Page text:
John Metcalfe was CityLab’s Bay Area bureau chief, covering climate change and the science of cities.
Iran’s Lake Urmia has undergone an unpleasant shift in color.
In normal times, Lake Urmia in northwest Iran is aquamarine or greenish, as seen in this 2014 photo from the International Space Station:
This week, however, it’s the distressing color of Kool-Aid tropical punch, a drastic change that leaps out in satellite imagery:
What the heck’s going on with Urmia, said to be the largest lake in the Middle East? (Due to recent shrinkage, some might dispute that honorific.) The answer lies on the microscopic level. The folks at NOAA’s Environmental Visualization Laboratory explain:
The lake, fed by roughly 60 rivers and streams—some permanent and some ephemeral—is filled with high levels of minerals and salts. Because the lake lacks an outflow, water can only leave by evaporation. The salts in the water do not evaporate, but accumulate as crusty, reflective mineral deposits on the lake shore. These can be seen from space as a white rim around the lake.
Traditionally blue or greenish in color, Lake Urmia's red hue is attributed to a type of Halobacteriaceae, which are specialized bacteria that thrive in extremely salty conditions. Called halophiles (“salt-loving”), they produce pink-red pigments (bacterioruberins), and when found in abundance, the pigments from these bacteria can turn super-salty water pink or red. The presence of the red-pigmented halophiles, seen from space, marks an environment that has become extraordinarily saline.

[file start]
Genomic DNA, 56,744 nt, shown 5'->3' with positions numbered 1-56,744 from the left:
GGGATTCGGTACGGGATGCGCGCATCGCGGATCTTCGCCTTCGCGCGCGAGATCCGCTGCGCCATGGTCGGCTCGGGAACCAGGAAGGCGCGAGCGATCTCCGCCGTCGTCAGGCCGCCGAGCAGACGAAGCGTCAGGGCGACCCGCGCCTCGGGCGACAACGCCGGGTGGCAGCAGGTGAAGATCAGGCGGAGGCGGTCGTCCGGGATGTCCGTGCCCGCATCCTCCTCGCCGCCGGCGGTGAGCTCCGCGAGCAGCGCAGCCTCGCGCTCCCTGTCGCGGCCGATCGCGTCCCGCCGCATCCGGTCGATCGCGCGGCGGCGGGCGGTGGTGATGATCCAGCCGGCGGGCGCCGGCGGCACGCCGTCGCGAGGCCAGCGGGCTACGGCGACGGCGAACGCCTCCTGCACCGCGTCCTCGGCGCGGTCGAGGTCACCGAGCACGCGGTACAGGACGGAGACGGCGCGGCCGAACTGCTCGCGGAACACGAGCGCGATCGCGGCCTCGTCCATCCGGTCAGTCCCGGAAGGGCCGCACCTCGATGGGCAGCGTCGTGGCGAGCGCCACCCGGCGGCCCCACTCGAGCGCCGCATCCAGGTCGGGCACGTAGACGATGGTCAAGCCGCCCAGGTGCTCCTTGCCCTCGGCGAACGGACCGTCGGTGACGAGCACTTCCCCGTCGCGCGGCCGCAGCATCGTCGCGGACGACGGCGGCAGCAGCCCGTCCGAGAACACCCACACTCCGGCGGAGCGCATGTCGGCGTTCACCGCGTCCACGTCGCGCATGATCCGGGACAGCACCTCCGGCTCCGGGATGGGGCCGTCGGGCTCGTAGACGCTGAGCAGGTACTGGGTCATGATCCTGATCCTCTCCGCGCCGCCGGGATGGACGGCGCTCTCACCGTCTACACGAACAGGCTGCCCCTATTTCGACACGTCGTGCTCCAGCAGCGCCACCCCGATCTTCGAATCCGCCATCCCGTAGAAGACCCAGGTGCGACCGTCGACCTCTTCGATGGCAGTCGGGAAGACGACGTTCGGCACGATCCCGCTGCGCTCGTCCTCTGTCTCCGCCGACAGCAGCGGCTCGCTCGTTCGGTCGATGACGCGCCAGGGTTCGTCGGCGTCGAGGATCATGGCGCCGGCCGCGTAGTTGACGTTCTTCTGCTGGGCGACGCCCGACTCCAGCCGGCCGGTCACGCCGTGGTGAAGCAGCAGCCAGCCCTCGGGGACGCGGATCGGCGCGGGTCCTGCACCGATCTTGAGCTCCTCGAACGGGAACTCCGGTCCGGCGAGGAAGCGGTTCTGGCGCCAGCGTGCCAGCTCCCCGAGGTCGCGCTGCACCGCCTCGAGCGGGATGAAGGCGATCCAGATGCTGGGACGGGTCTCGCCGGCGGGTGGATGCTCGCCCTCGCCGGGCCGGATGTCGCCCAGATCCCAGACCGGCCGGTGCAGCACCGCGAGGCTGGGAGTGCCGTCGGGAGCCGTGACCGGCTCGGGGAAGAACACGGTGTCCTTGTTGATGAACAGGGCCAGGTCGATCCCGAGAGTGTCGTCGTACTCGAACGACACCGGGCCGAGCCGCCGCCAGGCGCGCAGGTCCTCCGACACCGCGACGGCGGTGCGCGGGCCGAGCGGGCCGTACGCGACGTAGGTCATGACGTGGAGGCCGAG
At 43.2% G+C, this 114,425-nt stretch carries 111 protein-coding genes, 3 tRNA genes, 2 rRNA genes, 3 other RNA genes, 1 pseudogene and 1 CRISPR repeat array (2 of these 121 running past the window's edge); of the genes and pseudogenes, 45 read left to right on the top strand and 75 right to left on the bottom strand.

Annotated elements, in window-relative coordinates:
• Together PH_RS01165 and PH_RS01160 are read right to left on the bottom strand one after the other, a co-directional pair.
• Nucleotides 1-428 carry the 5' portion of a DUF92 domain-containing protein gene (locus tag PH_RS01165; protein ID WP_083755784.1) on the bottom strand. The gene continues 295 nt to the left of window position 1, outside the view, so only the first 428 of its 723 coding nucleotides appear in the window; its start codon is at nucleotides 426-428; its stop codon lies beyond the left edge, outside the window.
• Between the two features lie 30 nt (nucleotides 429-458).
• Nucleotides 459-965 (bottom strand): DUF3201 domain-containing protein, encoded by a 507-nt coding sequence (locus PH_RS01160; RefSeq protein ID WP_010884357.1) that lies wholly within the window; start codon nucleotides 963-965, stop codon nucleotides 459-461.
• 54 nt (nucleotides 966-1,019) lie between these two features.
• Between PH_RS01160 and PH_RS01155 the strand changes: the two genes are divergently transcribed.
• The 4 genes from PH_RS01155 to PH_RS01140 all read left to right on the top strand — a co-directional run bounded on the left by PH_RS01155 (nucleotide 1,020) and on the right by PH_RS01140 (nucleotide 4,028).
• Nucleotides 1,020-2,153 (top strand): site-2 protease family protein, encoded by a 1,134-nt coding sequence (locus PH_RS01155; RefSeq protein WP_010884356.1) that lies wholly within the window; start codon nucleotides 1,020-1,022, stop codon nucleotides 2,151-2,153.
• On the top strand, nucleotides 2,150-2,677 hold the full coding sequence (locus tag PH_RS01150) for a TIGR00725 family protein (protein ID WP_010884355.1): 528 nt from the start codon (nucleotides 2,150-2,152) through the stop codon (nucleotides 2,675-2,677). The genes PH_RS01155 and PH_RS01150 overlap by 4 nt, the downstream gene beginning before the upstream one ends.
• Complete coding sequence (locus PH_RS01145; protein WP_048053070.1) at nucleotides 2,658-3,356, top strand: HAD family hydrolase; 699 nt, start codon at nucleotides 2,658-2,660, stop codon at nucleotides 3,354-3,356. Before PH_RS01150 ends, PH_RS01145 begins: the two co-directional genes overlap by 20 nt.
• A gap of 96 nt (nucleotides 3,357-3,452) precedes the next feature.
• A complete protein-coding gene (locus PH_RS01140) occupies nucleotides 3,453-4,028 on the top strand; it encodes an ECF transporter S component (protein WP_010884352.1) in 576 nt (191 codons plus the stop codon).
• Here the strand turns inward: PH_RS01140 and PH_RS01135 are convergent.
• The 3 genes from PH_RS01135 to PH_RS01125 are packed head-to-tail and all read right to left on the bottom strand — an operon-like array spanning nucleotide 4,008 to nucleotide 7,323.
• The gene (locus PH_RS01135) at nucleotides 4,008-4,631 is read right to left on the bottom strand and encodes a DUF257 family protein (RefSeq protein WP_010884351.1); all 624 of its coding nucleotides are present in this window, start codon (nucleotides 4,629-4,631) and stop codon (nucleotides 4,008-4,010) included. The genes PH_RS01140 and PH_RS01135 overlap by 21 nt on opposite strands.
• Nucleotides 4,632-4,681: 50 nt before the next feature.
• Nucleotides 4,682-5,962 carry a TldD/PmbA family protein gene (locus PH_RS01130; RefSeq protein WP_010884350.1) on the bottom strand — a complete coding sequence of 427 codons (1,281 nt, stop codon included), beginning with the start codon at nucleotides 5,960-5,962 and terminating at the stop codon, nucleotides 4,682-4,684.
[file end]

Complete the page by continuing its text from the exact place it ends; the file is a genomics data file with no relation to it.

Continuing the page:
Iran isn’t the only place where a body of water resembles a slaughterhouse floor. The hypersaline Lake Tyrrell in Australia has been known to blush deeply due to bacteria, and portions of the San Francisco Bay coastline are rusty-red due to industrial salt-production ponds.
Here’s the complete NOAA/NASA image, acquired July 14 by the Suomi NPP satellite: